Thursday, February 17, 2011

Snomagedden 2011

Earlier this month, on February 2nd, we were blasted by quite the winter storm. All told, we were just shy of two feet of snow in twenty-four hours. It was amazing. So amazing it's being called "Snomagedden" since the city went into emergency mode and virtually shut down. It was deserted and a bit creepy, but beautiful and serene all at once.

Being the snow-loving people that we are, we went to our neighbor's house for a blizzard party the night it started. We took the kids, cosied up to the fire with good food and drinks, and hunkered down with a great third-floor view of the world outside. We spent hours watching traffic fishtail down the main street near our house. We watched as emergency vehicles crawled past on their way to a rescue. We listened to thundersnow for the first time in our lives. And we cheered on dozens of people pushing stuck cars out of their snowy entrapments.

Ada loved being allowed to stay up late and celebrated the blizzard by running up and down the hallway around eleven at night. The neighbors in the unit below our friends didn't really appreciate her method of celebration and came up to complain that we were being too loud. I immediately blamed Ada, but they didn't really care that it was just a tiny little three-year-old having a little fun. She spent the last hour of the party tip-toeing back and forth down the hallway to compensate for her previous thunderous footsteps. It was adorable.

At midnight, we decided to call off the fun and get our kids home to their own beds. We bundled up to walk down three flights of back porch stairs, through snow drifts up to our knees, and up a flight of stairs to our home. Iain wasn't excited about having a blanket tossed over his head but it was that or cold, wet, whipping snow in his face. I thought the blanket was the better option by far. Our friends had to shovel the snow mounds from the stairs just so we could get home. Thankfully we lived that close.

After a warm evening all nestled snug in our beds, we awoke to a snow covered calm on the streets. The street in front of our house was completely impassable with four foot snow drifts stretching the entire block.  The sidewalk in front of our condo appeared as if it had been shoveled, but was really just blown clear by the intense winds. I went out to explore a bit before the kids woke up and enjoyed the peacefulness of it all. A quick check of the weather report explained that we still had another big wave of snow heading our way so it was best to stay home. Within just a few hours, we were blanketed with another five or six inches. At that point, I took Ada out just to see how she would react.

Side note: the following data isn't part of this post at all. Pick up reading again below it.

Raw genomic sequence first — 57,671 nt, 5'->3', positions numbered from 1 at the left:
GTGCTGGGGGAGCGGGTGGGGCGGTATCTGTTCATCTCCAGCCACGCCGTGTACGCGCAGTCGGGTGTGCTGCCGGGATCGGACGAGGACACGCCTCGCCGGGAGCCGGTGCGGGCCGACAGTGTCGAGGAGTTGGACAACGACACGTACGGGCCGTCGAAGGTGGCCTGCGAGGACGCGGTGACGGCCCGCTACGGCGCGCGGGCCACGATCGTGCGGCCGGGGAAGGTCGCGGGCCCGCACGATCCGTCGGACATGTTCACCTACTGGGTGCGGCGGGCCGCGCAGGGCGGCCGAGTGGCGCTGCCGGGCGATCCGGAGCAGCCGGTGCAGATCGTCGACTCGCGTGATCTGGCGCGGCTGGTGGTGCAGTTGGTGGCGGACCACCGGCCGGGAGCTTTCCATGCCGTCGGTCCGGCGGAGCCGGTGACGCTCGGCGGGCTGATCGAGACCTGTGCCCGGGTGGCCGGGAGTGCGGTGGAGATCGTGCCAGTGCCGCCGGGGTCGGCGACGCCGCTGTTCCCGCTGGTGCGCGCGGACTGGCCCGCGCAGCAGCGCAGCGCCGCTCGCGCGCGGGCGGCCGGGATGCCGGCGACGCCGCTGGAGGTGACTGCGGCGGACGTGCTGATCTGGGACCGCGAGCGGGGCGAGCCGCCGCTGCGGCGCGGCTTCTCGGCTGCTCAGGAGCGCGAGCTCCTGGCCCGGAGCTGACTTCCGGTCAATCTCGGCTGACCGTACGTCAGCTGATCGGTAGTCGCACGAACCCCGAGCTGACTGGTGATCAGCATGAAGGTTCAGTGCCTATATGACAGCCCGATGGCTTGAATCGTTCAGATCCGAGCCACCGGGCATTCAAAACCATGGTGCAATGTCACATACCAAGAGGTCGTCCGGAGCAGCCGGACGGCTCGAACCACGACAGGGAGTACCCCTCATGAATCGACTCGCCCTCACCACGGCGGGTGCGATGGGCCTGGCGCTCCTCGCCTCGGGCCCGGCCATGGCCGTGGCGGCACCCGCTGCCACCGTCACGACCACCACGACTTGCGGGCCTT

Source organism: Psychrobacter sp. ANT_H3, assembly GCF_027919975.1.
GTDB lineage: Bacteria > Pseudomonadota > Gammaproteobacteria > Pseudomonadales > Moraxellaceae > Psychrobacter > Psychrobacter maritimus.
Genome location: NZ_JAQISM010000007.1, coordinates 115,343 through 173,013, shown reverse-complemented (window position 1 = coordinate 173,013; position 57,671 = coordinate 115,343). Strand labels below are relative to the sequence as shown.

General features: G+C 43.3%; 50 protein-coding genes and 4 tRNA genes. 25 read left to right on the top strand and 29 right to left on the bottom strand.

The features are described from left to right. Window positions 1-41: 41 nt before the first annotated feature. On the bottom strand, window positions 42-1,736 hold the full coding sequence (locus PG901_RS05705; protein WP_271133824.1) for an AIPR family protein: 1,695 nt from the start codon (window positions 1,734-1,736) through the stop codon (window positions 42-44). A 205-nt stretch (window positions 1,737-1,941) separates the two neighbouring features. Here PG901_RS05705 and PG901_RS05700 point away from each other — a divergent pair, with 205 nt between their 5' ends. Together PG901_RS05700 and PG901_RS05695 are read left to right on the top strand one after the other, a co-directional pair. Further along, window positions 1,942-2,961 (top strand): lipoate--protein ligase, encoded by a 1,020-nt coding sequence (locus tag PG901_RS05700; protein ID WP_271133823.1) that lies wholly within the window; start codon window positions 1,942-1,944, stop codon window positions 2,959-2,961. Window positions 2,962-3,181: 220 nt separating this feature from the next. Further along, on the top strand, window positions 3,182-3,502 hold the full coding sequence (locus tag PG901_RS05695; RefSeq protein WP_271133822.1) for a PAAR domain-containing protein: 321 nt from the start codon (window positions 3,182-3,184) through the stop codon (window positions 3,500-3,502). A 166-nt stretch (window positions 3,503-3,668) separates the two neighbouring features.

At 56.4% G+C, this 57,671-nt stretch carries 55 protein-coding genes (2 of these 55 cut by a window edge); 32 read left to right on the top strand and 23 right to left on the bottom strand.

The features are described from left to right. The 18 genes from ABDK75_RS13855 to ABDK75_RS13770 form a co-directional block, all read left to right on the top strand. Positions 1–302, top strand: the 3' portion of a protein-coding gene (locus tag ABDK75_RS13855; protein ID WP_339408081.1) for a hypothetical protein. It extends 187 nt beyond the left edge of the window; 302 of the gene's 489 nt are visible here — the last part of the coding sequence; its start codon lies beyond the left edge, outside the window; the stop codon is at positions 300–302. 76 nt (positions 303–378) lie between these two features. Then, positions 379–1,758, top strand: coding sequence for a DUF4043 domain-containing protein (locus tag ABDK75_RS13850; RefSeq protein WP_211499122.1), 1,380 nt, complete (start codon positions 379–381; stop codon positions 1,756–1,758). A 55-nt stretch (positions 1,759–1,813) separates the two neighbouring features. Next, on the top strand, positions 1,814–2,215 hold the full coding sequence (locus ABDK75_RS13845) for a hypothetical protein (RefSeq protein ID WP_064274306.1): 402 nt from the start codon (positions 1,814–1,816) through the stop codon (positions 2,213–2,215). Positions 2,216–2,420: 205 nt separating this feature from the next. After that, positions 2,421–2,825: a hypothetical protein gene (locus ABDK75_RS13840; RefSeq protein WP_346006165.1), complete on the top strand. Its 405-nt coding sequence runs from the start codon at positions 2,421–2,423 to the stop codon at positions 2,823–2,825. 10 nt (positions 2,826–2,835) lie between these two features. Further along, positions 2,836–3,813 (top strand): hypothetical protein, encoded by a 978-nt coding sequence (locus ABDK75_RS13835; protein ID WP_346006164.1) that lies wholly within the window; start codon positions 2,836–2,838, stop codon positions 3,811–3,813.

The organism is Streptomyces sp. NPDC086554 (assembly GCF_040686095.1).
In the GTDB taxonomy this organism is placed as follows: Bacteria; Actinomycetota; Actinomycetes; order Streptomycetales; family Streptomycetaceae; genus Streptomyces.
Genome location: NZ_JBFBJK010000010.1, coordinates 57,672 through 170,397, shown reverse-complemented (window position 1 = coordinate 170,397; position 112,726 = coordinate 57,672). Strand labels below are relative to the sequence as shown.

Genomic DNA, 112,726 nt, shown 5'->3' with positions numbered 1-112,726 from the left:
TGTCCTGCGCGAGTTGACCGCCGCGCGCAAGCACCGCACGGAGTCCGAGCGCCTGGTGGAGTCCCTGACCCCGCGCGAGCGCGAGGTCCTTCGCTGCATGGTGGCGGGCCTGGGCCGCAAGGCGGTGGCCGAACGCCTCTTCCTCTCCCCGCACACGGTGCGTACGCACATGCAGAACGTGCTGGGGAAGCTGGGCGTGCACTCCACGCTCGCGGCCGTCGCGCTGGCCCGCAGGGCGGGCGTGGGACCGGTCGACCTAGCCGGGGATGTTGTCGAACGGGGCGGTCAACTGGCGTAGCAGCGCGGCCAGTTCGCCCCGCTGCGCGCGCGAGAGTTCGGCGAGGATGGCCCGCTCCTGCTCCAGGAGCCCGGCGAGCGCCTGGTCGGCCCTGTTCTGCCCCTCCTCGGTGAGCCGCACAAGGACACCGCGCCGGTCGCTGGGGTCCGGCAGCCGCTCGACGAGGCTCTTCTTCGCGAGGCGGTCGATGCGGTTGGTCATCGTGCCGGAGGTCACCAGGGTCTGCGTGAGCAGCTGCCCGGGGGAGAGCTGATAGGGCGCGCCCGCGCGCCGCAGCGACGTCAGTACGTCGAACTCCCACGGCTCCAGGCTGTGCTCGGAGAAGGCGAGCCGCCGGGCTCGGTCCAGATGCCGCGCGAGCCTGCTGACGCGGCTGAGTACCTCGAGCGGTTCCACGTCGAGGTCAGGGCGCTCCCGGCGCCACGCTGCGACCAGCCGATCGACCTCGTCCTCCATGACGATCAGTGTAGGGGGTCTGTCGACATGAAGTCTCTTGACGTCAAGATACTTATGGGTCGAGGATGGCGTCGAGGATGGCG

Eh, she's not such a big fan of snow whipping up into her face and she didn't really like walking through snow up to her knees. She wanted to hold my hand the whole time so she didn't slip and fall. When I was a kid, all I wanted to do was slip and fall into the snow. That's what made it fun.
Somehow, I coaxed her into the middle of the street to show the drifts. She wasn't very excited about that plan either and quickly insisted we go back inside. So much for our snowbunny adventure.

After seeing these drifts, it was clear to me that we would not be getting our car out of its parking space on the street for a few days.  It was in the back corner of a dead end side street that was surely on the bottom of the snowplower's list. With a thousand cars stuck on Lake Shore Drive overnight, the plows had other priorities and us going anywhere in our car wasn't one of them.

The brunt of the storm came between Tuesday night and Wednesday morning. Rick had to get the car out for a Friday morning meeting in the suburbs so he dug it out Thursday night and deemed the street passable. Unfortunately, the maintenance crew for the parking lot at the end of the dead end street we were parked on decided to shovel their snow onto our car sometime during the night. Rick again had to shovel out the car at six in the morning while dressed for a client meeting. And his fun didn't stop there. Once home Friday night, he had to shovel a new spot for the car to be parked in since there weren't any shoveled spots on the street and most cars had yet to be moved. After forty-five minutes of shoveling, he finally had a parking spot fit for a king. It was beautiful. That's what happens when you have a perfectionist digging out the spot. You can imagine, after shoveling parking spaces three times in twenty-four hours, Rick wasn't about to move that car for anything. And he surely wasn't going to let me move it the next day (I took a cab). From now on, if a blizzard is predicted in the city, we will hide our car in a covered parking structure with an entrance on a main city artery so we can get to it if we need to.

Moral of the story: Snowstorms are a time for being patient, helping others, and having fun. Be prepared to stay put for a few days and stay safe. 

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